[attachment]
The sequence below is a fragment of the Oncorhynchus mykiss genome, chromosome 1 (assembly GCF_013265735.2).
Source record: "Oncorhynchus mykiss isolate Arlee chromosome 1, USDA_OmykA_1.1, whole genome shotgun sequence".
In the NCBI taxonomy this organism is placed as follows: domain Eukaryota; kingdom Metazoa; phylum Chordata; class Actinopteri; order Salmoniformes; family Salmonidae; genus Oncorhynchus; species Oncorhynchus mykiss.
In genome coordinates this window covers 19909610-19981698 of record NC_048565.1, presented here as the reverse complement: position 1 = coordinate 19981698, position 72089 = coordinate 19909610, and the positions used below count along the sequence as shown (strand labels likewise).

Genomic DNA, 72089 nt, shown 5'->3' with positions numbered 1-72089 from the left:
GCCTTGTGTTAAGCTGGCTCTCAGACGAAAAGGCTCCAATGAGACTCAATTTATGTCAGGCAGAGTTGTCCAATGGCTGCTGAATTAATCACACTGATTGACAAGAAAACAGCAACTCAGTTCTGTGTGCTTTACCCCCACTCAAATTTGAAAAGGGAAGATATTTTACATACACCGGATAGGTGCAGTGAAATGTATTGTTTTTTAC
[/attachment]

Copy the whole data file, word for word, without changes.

The sequence below is a fragment of the Oncorhynchus mykiss genome, chromosome 1 (assembly GCF_013265735.2).
Source record: "Oncorhynchus mykiss isolate Arlee chromosome 1, USDA_OmykA_1.1, whole genome shotgun sequence".
In the NCBI taxonomy this organism is placed as follows: domain Eukaryota; kingdom Metazoa; phylum Chordata; class Actinopteri; order Salmoniformes; family Salmonidae; genus Oncorhynchus; species Oncorhynchus mykiss.
In genome coordinates this window covers 19909610-19981698 of record NC_048565.1, presented here as the reverse complement: position 1 = coordinate 19981698, position 72089 = coordinate 19909610, and the positions used below count along the sequence as shown (strand labels likewise).

Genomic DNA, 72089 nt, shown 5'->3' with positions numbered 1-72089 from the left:
GCCTTGTGTTAAGCTGGCTCTCAGACGAAAAGGCTCCAATGAGACTCAATTTATGTCAGGCAGAGTTGTCCAATGGCTGCTGAATTAATCACACTGATTGACAAGAAAACAGCAACTCAGTTCTGTGTGCTTTACCCCCACTCAAATTTGAAAAGGGAAGATATTTTACATACACCGGATAGGTGCAGTGAAATGTATTGTTTTTTAC